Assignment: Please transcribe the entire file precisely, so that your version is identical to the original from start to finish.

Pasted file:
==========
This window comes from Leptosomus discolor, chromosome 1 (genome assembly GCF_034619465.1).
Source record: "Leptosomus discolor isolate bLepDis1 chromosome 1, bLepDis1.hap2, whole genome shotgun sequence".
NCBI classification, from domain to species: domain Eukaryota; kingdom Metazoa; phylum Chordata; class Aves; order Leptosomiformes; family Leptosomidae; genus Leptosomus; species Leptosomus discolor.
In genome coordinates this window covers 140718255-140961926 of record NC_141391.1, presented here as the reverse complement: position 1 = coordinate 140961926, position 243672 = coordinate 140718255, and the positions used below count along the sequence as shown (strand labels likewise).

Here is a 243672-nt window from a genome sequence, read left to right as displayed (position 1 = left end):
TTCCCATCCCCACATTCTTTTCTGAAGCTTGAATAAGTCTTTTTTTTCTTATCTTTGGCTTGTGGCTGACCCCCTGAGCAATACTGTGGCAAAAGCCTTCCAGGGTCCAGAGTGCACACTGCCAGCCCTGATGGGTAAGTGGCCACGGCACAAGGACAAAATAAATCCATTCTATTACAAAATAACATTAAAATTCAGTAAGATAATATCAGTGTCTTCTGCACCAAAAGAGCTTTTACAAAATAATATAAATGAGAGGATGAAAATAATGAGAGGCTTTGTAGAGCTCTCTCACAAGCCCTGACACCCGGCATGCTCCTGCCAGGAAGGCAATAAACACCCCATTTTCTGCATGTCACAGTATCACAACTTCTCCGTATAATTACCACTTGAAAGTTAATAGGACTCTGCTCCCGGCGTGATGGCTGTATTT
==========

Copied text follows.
This window comes from Leptosomus discolor, chromosome 1 (genome assembly GCF_034619465.1).
Source record: "Leptosomus discolor isolate bLepDis1 chromosome 1, bLepDis1.hap2, whole genome shotgun sequence".
NCBI classification, from domain to species: domain Eukaryota; kingdom Metazoa; phylum Chordata; class Aves; order Leptosomiformes; family Leptosomidae; genus Leptosomus; species Leptosomus discolor.
In genome coordinates this window covers 140718255-140961926 of record NC_141391.1, presented here as the reverse complement: position 1 = coordinate 140961926, position 243672 = coordinate 140718255, and the positions used below count along the sequence as shown (strand labels likewise).

Here is a 243672-nt window from a genome sequence, read left to right as displayed (position 1 = left end):
TTCCCATCCCCACATTCTTTTCTGAAGCTTGAATAAGTCTTTTTTTTCTTATCTTTGGCTTGTGGCTGACCCCCTGAGCAATACTGTGGCAAAAGCCTTCCAGGGTCCAGAGTGCACACTGCCAGCCCTGATGGGTAAGTGGCCACGGCACAAGGACAAAATAAATCCATTCTATTACAAAATAACATTAAAATTCAGTAAGATAATATCAGTGTCTTCTGCACCAAAAGAGCTTTTACAAAATAATATAAATGAGAGGATGAAAATAATGAGAGGCTTTGTAGAGCTCTCTCACAAGCCCTGACACCCGGCATGCTCCTGCCAGGAAGGCAATAAACACCCCATTTTCTGCATGTCACAGTATCACAACTTCTCCGTATAATTACCACTTGAAAGTTAATAGGACTCTGCTCCCGGCGTGATGGCTGTATTT